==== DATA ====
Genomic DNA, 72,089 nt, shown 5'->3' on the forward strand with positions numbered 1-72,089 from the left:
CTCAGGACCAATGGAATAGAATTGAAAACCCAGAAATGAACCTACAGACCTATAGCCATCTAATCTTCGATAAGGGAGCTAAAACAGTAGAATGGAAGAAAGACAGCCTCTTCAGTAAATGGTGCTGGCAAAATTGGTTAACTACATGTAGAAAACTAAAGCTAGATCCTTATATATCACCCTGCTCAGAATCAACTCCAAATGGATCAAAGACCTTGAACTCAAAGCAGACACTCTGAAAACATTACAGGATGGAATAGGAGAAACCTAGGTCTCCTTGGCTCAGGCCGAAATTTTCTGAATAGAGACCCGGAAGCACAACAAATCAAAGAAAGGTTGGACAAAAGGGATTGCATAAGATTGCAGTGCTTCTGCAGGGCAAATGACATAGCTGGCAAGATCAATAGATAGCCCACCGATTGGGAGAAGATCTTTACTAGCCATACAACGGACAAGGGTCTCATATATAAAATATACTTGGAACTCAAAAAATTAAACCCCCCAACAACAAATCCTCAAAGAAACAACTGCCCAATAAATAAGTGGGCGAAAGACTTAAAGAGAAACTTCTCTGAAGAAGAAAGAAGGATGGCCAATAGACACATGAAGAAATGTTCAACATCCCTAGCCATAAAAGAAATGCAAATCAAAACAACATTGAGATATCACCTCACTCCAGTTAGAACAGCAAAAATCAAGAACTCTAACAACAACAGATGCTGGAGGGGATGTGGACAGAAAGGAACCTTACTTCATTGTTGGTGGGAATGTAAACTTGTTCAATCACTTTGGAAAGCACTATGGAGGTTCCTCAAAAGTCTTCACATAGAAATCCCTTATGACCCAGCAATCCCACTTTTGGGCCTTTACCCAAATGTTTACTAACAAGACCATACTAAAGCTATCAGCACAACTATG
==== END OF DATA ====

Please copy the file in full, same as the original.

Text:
Genomic DNA, 72,089 nt, shown 5'->3' on the forward strand with positions numbered 1-72,089 from the left:
CTCAGGACCAATGGAATAGAATTGAAAACCCAGAAATGAACCTACAGACCTATAGCCATCTAATCTTCGATAAGGGAGCTAAAACAGTAGAATGGAAGAAAGACAGCCTCTTCAGTAAATGGTGCTGGCAAAATTGGTTAACTACATGTAGAAAACTAAAGCTAGATCCTTATATATCACCCTGCTCAGAATCAACTCCAAATGGATCAAAGACCTTGAACTCAAAGCAGACACTCTGAAAACATTACAGGATGGAATAGGAGAAACCTAGGTCTCCTTGGCTCAGGCCGAAATTTTCTGAATAGAGACCCGGAAGCACAACAAATCAAAGAAAGGTTGGACAAAAGGGATTGCATAAGATTGCAGTGCTTCTGCAGGGCAAATGACATAGCTGGCAAGATCAATAGATAGCCCACCGATTGGGAGAAGATCTTTACTAGCCATACAACGGACAAGGGTCTCATATATAAAATATACTTGGAACTCAAAAAATTAAACCCCCCAACAACAAATCCTCAAAGAAACAACTGCCCAATAAATAAGTGGGCGAAAGACTTAAAGAGAAACTTCTCTGAAGAAGAAAGAAGGATGGCCAATAGACACATGAAGAAATGTTCAACATCCCTAGCCATAAAAGAAATGCAAATCAAAACAACATTGAGATATCACCTCACTCCAGTTAGAACAGCAAAAATCAAGAACTCTAACAACAACAGATGCTGGAGGGGATGTGGACAGAAAGGAACCTTACTTCATTGTTGGTGGGAATGTAAACTTGTTCAATCACTTTGGAAAGCACTATGGAGGTTCCTCAAAAGTCTTCACATAGAAATCCCTTATGACCCAGCAATCCCACTTTTGGGCCTTTACCCAAATGTTTACTAACAAGACCATACTAAAGCTATCAGCACAACTATG